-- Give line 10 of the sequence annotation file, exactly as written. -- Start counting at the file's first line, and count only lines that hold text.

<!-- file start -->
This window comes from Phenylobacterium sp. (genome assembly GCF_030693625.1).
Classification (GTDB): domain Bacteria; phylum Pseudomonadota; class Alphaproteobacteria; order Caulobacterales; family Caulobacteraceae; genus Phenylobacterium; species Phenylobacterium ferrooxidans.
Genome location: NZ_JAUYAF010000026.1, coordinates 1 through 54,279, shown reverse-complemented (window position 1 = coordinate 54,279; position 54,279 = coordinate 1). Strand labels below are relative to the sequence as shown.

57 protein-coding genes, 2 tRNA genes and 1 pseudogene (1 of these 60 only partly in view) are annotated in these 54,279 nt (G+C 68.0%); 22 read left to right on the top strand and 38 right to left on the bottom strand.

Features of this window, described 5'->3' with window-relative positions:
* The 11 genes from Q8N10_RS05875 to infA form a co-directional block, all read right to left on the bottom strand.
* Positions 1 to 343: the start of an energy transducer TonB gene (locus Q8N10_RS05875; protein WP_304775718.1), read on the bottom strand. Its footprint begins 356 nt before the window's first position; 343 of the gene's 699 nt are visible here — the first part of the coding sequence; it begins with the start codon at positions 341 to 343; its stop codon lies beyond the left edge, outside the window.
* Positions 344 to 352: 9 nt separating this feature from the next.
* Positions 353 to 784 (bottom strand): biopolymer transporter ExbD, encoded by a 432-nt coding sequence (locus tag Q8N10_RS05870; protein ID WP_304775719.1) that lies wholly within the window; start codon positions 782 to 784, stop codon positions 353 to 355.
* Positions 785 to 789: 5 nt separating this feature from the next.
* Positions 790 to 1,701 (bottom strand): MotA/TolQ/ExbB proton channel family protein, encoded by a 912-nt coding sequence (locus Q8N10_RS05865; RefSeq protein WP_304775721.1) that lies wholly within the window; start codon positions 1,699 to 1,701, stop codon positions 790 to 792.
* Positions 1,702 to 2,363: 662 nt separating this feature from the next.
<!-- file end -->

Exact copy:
* Positions 785 to 789: 5 nt separating this feature from the next.